The Amazon effect may be one of the most frequently used terms in logistics these days, largely because Amazon has single handedly reshaped customers’ expectations of product availability, delivery speed, and visibility. Amazon currently has over 101 million Prime subscribers as of Q4 2018 — almost equivalent to one out of every three Americans — and those customers are transferring these inflated expectations to every other delivery experience, as well. Meanwhile, delivery organizations are grappling with increased order volumes being delivered to more places. This is widely referred to as the Amazon effect.
While Amazon has aggressively built operational capabilities to meet their customer commitments, the rest of the industry is forced to meet those same expectations, often without having the same operational scale or technology foundations. A 2018 Penske and Forbes Insights survey of 433 senior logistics, supply chain, and transportation executives reported that 44% of respondents said “the so-called Amazon effect is having a dramatic impact on more than their logistics, supply chain and transportation operations.”
To keep up, some companies have opted to increase the size of their fleet operations (trucks, drivers, and dispatchers). For instance, last September Walmart announced their plan to hire more drivers to help meet the increased freight demand, yet even Walmart has run into difficulties attracting drivers in a tight job market. Other fleets are relying on technology to bridge the gap between current capabilities and customers’ needs — improving fleet delivery efficiency throughout the supply chain, whether between distribution hubs or in the last mile direct to consumers.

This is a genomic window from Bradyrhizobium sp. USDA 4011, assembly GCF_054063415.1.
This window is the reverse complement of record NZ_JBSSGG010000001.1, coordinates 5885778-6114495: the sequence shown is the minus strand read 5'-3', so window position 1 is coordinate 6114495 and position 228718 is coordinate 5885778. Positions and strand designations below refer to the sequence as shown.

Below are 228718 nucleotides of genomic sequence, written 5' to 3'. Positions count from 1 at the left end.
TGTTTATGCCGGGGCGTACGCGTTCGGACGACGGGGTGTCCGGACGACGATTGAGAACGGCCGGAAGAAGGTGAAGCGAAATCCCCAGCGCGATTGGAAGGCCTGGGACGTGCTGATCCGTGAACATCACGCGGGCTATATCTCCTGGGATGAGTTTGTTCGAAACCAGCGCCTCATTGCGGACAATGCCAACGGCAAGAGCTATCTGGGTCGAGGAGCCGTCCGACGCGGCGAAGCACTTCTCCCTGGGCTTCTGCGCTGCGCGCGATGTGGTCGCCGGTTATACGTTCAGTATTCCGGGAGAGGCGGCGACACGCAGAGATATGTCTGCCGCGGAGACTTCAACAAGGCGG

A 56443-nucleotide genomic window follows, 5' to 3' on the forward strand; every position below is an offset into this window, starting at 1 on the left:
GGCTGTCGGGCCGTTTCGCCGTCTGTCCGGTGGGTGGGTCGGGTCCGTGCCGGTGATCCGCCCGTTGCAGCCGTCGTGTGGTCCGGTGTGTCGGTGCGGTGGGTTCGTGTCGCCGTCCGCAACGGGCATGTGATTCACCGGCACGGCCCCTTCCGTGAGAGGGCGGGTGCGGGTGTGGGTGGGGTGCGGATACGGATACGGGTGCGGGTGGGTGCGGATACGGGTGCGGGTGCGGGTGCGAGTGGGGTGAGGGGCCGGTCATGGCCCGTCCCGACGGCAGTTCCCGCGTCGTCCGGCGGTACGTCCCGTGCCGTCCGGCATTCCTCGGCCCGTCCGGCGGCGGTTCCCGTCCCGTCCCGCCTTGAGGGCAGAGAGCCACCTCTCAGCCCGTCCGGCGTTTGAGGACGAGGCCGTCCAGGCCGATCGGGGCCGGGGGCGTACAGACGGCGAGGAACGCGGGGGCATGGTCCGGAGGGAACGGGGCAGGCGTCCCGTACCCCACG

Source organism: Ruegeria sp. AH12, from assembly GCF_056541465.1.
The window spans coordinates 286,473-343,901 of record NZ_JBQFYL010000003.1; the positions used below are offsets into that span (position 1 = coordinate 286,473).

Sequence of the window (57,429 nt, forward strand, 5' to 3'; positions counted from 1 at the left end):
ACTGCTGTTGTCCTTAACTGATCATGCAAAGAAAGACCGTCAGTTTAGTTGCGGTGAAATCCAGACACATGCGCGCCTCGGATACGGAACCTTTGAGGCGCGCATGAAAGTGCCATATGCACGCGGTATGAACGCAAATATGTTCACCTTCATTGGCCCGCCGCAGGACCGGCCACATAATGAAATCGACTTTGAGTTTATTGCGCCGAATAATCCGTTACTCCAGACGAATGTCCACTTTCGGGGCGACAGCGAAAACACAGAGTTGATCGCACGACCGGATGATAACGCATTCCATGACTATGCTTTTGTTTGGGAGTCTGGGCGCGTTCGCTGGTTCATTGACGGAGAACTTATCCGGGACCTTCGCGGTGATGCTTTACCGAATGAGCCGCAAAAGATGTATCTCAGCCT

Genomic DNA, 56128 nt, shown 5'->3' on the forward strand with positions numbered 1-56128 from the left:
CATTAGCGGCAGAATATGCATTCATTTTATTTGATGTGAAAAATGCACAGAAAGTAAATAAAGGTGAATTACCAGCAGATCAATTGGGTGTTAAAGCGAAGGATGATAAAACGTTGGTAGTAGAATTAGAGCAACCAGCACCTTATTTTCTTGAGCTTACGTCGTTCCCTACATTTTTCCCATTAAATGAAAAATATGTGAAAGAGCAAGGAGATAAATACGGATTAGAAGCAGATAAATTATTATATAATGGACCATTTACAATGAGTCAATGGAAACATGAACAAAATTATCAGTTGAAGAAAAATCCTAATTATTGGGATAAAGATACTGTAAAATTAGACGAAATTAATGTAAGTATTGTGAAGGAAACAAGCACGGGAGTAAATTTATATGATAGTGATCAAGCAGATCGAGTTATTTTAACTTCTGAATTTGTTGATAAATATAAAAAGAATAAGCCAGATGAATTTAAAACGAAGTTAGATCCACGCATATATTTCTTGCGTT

These teams are updating their legacy routing systems, which were not built to meet today’s delivery challenges, to next-generation platforms with the capabilities to dramatically improve business performance. These new systems include: dynamic route optimization, real-time updated sequencing based on day-of-delivery changes on the road, fleet-wide visibility for dispatchers, instant driver feedback, and machine learning to continuously improve route and fleet performance — among others.
The University of Washington’s Urban Freight Lab projects “[a] compound 20% annual e-commerce growth rate from 2018 – 2023 … [that] will more than double goods deliveries,” emphasizing the reality that the Amazon effect will not be going away. In fact, the delivery expectations and associated fleet pressures will only increase. So, for teams facing mounting operational pressure, next-generation routing and dispatch software provides the opportunity to take on the Amazon effect, streamlining routing and dispatching, improving customer service, and driving bottom-line savings. Are you ready?